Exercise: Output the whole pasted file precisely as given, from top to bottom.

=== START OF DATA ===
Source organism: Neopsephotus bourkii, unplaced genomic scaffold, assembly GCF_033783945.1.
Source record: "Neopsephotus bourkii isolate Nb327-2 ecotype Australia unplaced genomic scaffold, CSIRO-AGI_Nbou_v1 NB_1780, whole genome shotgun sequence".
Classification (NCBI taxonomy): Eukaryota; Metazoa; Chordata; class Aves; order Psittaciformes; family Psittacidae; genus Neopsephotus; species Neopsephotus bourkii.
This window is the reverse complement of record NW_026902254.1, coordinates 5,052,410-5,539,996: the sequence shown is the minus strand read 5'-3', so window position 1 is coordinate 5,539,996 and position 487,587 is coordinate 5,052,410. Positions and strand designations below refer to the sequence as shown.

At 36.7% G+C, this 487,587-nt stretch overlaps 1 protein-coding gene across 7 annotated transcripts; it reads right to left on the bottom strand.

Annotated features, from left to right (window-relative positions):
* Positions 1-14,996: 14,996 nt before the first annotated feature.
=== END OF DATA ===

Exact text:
Source organism: Neopsephotus bourkii, unplaced genomic scaffold, assembly GCF_033783945.1.
Source record: "Neopsephotus bourkii isolate Nb327-2 ecotype Australia unplaced genomic scaffold, CSIRO-AGI_Nbou_v1 NB_1780, whole genome shotgun sequence".
Classification (NCBI taxonomy): Eukaryota; Metazoa; Chordata; class Aves; order Psittaciformes; family Psittacidae; genus Neopsephotus; species Neopsephotus bourkii.
This window is the reverse complement of record NW_026902254.1, coordinates 5,052,410-5,539,996: the sequence shown is the minus strand read 5'-3', so window position 1 is coordinate 5,539,996 and position 487,587 is coordinate 5,052,410. Positions and strand designations below refer to the sequence as shown.

At 36.7% G+C, this 487,587-nt stretch overlaps 1 protein-coding gene across 7 annotated transcripts; it reads right to left on the bottom strand.

Annotated features, from left to right (window-relative positions):
* Positions 1-14,996: 14,996 nt before the first annotated feature.